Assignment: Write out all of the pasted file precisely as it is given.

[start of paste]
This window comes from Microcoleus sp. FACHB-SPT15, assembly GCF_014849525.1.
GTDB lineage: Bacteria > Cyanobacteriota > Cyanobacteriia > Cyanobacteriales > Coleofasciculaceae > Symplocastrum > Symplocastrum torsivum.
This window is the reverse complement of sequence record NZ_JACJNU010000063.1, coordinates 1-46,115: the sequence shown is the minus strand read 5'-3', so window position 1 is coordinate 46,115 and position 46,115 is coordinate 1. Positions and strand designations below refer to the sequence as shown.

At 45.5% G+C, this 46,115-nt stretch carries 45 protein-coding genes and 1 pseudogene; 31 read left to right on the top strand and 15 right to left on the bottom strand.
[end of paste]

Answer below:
This window comes from Microcoleus sp. FACHB-SPT15, assembly GCF_014849525.1.
GTDB lineage: Bacteria > Cyanobacteriota > Cyanobacteriia > Cyanobacteriales > Coleofasciculaceae > Symplocastrum > Symplocastrum torsivum.
This window is the reverse complement of sequence record NZ_JACJNU010000063.1, coordinates 1-46,115: the sequence shown is the minus strand read 5'-3', so window position 1 is coordinate 46,115 and position 46,115 is coordinate 1. Positions and strand designations below refer to the sequence as shown.

At 45.5% G+C, this 46,115-nt stretch carries 45 protein-coding genes and 1 pseudogene; 31 read left to right on the top strand and 15 right to left on the bottom strand.